Heart rate: What is a normal heart rate?

The heart rate is one of the ‘vital signs,’ or the important indicators of health in the human body. It measures the number of times per minute that the heart contracts or beats.

The speed of the heartbeat varies as a result of physical activity, threats to safety, and emotional responses. The resting heart rate refers to the heart rate when a person is relaxed.

While a normal heart rate does not guarantee that a person is free of health problems, it is a useful benchmark for identifying a range of health issues.

Fast facts on the heart rate

The heart rate measures the number of times the heart beats per minute.

After the age of 10 years, the heart rate of a person should be between 60 and 100 beats per minute while they are resting.

The heart will speed up during exercise. There is a recommended maximum heart rate that varies depending on the age of the individual.

It is not only the speed of the heart rate that is important. The rhythm of the heartbeat is also crucial, and an irregular heartbeat can be a sign of a serious health condition.

One in every four deaths in the United States occurs as a result of heart disease. Monitoring your heart rate can help prevent heart complications.

What is the heart rate?

Heart rate symbol
The heart rate measures how many times the heart beats in 60 seconds.

The heart rate is the number of times the heart beats in the space of a minute.

The heart is a muscular organ in the center of the chest. When it beats, the heart pumps blood containing oxygen and nutrients around the body and brings back waste products.

A healthy heart supplies the body with just the right amount of blood at the right rate for whatever the body is doing at that time.

For example, being frightened or surprised automatically releases adrenaline, a hormone, to make the heart rate faster. This prepares the body to use more oxygen and energy to escape or confront potential danger.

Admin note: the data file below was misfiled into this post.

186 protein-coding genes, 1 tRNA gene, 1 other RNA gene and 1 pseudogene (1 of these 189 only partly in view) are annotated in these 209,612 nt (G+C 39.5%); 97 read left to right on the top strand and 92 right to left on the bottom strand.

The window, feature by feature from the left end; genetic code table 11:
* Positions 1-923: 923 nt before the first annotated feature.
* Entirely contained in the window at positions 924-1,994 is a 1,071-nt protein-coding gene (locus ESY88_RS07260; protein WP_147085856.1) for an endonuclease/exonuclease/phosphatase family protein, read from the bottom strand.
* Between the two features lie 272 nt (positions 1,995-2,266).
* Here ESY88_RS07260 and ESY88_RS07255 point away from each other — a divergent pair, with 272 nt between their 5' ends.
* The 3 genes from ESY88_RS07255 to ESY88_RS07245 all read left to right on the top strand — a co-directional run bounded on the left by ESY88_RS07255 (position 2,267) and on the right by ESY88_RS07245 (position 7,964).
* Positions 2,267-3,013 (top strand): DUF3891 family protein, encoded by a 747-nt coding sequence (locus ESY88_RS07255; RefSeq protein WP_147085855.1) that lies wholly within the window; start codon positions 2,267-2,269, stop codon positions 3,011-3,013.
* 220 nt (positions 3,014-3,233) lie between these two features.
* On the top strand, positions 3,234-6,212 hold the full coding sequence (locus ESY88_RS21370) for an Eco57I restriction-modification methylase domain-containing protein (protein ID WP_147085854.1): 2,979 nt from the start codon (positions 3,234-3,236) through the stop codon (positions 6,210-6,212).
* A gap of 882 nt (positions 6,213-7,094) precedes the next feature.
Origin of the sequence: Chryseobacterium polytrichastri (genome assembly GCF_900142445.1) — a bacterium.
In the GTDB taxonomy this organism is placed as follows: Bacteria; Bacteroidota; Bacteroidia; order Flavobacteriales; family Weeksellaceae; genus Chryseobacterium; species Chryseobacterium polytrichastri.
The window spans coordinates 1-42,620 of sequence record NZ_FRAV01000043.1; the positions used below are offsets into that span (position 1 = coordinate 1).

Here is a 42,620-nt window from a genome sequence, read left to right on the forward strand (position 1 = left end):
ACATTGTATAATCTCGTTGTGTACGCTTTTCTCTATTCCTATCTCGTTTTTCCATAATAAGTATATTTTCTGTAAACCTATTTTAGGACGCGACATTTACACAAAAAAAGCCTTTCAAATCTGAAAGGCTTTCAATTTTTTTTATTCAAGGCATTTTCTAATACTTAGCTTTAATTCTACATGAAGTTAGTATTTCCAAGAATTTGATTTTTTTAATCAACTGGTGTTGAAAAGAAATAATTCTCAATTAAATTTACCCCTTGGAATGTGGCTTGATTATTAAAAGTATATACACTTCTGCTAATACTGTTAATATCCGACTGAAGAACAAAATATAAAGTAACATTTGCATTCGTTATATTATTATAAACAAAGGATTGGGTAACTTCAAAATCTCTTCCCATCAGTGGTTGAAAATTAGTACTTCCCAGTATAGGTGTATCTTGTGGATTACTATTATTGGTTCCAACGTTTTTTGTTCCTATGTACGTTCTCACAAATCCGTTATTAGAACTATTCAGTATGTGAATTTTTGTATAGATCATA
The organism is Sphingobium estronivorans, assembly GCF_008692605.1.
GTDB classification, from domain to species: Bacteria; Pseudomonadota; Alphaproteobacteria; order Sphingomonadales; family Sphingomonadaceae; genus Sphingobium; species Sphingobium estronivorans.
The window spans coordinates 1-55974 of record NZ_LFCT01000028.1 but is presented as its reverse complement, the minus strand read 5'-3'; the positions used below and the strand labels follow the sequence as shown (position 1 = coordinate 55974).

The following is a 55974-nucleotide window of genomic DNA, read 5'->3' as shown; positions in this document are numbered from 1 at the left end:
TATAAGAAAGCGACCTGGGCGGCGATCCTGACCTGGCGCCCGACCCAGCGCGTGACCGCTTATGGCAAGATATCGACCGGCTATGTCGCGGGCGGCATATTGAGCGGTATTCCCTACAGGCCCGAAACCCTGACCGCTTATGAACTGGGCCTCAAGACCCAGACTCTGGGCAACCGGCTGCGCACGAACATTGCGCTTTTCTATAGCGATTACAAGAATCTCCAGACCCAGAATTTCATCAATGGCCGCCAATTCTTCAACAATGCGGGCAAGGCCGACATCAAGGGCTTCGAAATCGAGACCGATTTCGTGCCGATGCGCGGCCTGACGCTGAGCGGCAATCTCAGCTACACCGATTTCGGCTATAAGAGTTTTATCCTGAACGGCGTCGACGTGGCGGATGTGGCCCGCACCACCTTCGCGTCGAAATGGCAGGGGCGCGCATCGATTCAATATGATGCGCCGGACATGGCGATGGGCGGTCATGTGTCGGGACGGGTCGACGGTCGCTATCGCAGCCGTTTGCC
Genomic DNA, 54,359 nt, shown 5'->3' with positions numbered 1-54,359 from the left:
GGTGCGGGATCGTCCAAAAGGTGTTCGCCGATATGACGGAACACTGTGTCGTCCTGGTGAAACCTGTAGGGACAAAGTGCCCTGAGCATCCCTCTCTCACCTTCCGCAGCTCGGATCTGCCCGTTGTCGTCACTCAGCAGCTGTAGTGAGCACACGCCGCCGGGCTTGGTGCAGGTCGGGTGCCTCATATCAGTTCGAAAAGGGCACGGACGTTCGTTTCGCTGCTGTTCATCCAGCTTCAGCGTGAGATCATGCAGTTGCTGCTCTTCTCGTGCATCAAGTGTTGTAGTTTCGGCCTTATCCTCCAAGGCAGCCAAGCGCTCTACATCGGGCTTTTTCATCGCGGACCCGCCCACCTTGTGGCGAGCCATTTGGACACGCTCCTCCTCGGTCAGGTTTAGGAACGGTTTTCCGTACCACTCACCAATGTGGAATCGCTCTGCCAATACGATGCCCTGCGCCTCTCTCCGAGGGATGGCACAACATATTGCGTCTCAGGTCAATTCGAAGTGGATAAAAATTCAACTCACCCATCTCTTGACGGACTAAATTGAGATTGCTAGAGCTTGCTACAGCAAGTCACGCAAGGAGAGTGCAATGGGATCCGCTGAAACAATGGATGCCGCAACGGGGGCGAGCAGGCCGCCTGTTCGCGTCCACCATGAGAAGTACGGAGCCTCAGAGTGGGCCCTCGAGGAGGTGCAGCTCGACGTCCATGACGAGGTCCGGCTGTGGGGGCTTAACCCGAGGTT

The pulse is often confused with the heart rate but refers instead to how many times per minute the arteries expand and contract in response to the pumping action of the heart.

The pulse rate is exactly equal to the heartbeat, as the contractions of the heart cause the increases in blood pressure in the arteries that lead to a noticeable pulse.

Taking the pulse is, therefore, a direct measure of heart rate.

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Normal resting heart rate

It is important to identify whether your heart rate sits within the normal range. If disease or injury weakens the heart, the organs will not receive enough blood to function normally.

The United States National Institutes of Health (NIH) have published a list of normal resting heart rates.

The heart rate gets progressively slower as a person moves through childhood toward adolescence.

The normal resting heart rate for adults over the age of 10 years, including older adults, is between 60 and 100 beats per minute (bpm).

Highly trained athletes may have a resting heart rate below 60 bpm, sometimes reaching 40 bpm.

The following is a table of normal resting heart rates at different ages according to the NIH:

Age Normal heart rate (bpm)
Up to 1 month 70 to 190
From 1 to 11 months 80 to 160
From 1 to 2 years 80 to 130
From 3 to 4 years 80 to 120
From 5 to 6 years 75 to 115
From 7 to 9 years 70 to 110
Over 10 years 60 to 100

The resting heart rate can vary within this normal range. It will increase in response to a variety of changes, including exercise, body temperature, emotional triggers, and body position, such as for a short while after standing up quickly.

Target heart rates during exercise

The heart rate increases during exercise.

When training for fitness, it is important not to put too much strain on the heart. However, an individual needs the heart rate to increase while exercising to provide more oxygen and energy for the rest of the body.

While the heart rate increases as a result of physical activity, an overall decrease in target heart rate is possible over time. This means that the heart is working less to get the necessary nutrients and oxygen to different parts of the body, making it more efficient.

Cardiovascular training aims to reduce the target heart rate. The ideal target heart rate reduces with age. It is also worth noting the maximum heart rate. This demonstrates the full capability of the heart, and it is normally reached through high-intensity exercise.

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